• Maximize air tightness in order to allow control of energy and indoor air quality. This means very tight construction or alternative methods such as the PERSIST method, and eliminating penetrations through the thermal envelope - such as dryer exhausts, kitchen exhausts, garden hose taps, vent stacks, AC (should not be installed), etc.  The dryer is something we plan to eliminate - by providing space to hang-dry clothes instead. The HRV inlets and exhausts will be through the basement floor. The vapour retarder and air barrier will be placed on th eoutside of the inner wall.  The walls are a double-wall construction, of total 20" (51cm) thick, with the inside wall 2x6, then a space, then the outside walls also 2x6, so placing the vapour barrier on the outside of the inside walls will mean none of that finicky detailing so often messed up, with all manner of plumbing and wiring penetrating it. There are some issues with this approach -added cost, and how to fill it conveniently with insulation.  I am leaning towards cellulose insulation.  There are some excellent articles on air barriers at

  • Maximize the efficiency of the subsequently required ventilation system - HRV, earthtube
  • Maximize the effectiveness of the thermal envelope - super insulate: in the Toronto area, R60 walls, R40 to 50 basements, R80 to 120 Roof (in US imperial units) is approximately what is needed. Current minimum code requirements are R19 walls and R32 Roof, and I think R13 foundation for the top 4' of the wall only. The house in these pages is approx those higher values. Doors are especially bad energy losses- and very little in the way of high-performance doors is presently available - something like 5 or 6" thick doors provding at least R20 would help a lot. One can make the door oneself, of course - If anyone is doing this or has done this, please let me know.
  • Minimize thermal bridges in all framing, windows, doors, detailing, foundations, penetrations. This, and the airtightness of the building, means careful and high-quality detailed construction using a good crew and good management, adhering tightly to the thermal-bridge-free design details. Thermal bridges can be major sources of heat loss, especially for example an aluminum threshold on an exterior door, attached to a hydronically heated concrete floor. Aluminum is to be used carefully, as its thermal conductivity is about 10 times that of steel or stainless steel. Wrapping the building in a layer of ridgid foam insulation helps a great deal. New passive houses may be designed to go beyond that by using double-wall constructions, and carefully detailed assemblies at openings.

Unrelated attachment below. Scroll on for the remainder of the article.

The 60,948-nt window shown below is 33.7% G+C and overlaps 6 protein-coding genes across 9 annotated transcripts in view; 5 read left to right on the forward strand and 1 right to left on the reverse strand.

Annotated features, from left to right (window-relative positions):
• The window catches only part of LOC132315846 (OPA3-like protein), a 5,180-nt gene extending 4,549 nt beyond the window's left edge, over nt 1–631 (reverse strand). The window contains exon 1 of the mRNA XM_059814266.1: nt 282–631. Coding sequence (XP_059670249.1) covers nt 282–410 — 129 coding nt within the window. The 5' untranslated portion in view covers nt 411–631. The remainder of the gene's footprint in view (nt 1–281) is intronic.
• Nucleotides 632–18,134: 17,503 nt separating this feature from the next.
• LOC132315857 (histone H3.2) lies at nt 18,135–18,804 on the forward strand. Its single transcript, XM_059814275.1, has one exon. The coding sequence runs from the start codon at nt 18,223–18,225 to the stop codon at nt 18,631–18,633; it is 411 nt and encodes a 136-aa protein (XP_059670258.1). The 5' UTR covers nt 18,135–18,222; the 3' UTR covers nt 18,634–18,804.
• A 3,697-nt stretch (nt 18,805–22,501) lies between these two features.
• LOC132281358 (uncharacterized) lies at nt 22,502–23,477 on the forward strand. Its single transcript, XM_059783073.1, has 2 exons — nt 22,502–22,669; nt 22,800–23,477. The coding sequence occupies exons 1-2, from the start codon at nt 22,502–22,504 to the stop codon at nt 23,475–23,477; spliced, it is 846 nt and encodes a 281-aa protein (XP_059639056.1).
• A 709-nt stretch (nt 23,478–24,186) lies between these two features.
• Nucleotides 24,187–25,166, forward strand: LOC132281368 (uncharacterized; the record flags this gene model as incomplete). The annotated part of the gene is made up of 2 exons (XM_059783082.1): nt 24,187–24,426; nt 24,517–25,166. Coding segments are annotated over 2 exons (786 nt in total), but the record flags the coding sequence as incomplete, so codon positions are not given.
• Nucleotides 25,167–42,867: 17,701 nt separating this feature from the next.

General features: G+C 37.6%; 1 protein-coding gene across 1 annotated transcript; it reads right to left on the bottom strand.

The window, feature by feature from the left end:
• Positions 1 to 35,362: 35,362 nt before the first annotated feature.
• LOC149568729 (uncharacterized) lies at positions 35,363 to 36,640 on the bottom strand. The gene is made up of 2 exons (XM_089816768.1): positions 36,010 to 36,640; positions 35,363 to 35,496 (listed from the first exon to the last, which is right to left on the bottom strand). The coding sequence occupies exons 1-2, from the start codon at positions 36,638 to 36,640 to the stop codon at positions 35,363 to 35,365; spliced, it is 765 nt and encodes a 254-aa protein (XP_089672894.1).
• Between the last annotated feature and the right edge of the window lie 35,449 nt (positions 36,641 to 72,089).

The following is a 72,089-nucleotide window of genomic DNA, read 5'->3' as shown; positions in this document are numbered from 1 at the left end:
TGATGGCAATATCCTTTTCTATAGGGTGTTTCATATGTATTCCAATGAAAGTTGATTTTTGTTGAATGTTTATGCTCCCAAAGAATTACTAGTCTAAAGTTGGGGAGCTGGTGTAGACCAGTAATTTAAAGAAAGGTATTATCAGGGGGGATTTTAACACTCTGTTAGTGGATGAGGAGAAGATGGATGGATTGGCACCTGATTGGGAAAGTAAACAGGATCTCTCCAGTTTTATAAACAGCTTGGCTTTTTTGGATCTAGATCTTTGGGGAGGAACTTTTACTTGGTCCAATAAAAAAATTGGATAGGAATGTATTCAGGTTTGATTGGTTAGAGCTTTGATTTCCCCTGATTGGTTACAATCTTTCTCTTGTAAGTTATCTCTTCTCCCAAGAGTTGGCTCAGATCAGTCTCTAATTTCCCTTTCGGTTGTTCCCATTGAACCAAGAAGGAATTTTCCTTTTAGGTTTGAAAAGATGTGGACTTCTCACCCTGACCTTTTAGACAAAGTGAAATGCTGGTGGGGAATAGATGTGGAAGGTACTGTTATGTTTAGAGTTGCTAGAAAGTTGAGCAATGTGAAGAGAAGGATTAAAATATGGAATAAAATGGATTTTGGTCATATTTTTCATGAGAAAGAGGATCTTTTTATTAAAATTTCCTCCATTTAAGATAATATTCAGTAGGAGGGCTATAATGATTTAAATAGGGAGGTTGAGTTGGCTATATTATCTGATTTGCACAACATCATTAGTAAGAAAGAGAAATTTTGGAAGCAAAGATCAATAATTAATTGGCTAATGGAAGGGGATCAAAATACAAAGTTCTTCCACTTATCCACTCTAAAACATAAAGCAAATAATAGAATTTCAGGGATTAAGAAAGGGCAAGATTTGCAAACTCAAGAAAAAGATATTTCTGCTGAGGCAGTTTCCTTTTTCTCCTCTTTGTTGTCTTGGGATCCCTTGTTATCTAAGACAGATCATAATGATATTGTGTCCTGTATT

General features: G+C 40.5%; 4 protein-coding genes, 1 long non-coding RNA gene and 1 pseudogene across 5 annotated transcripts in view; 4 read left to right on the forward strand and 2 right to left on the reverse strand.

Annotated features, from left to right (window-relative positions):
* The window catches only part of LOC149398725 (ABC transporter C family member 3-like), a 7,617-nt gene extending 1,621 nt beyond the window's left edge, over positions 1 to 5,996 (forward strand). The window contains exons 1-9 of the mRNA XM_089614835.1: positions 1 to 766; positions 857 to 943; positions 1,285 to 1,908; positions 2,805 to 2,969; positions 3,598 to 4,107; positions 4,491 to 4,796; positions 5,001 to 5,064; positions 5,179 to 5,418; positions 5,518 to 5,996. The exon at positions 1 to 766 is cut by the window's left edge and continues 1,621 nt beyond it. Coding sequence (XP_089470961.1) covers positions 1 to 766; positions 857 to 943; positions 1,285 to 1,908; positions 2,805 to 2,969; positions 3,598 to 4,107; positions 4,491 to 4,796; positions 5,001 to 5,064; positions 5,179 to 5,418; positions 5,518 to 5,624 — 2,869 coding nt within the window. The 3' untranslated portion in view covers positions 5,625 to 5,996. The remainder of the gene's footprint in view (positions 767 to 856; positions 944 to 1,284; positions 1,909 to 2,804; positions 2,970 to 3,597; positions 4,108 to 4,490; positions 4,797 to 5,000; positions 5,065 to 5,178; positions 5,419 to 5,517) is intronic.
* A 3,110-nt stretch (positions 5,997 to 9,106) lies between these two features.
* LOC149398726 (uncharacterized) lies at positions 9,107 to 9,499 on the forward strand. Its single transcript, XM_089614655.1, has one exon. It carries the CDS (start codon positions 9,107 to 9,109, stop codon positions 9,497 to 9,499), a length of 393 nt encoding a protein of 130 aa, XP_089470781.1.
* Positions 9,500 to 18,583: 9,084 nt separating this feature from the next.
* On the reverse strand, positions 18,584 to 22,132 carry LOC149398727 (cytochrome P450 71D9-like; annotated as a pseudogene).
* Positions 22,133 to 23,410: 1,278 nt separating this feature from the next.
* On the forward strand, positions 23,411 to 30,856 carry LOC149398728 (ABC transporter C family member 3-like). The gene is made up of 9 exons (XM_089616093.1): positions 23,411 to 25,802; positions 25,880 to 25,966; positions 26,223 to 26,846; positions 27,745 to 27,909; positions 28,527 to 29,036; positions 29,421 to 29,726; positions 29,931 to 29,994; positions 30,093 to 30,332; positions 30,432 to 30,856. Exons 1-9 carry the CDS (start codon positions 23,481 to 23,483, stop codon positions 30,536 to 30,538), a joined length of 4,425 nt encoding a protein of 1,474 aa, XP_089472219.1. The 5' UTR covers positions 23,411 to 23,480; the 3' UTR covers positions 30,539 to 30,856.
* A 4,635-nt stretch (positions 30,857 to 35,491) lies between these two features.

• Minimize the surface-to-volume ratio of the building. This means bulky, cubic or spherical shapes work best. The pattern language website suggests buildings be made as 'wings of light'. Narrow, long arms stretching away from each other, so more interior spaces have access to exterior walls and therefore natural light. Two additional advantages of this approach are that the buildings can shape their outdoor spaces into various partially-enclosed spaces, and there are interior spaces in the building which are away from other spaces. The 'Wings of Light' concept has major disadvantages when it comes to energy demands. Not only is there a lot more exterior surface exposed to weather (accompanied by increased space conditioning demands), there are numerous additional detailing elements (roofs get more complex, for example), there is a major increase in floor areas lost to insulation, and the cost of construction increases (I would think significantly, due to exterior finishes and insulation).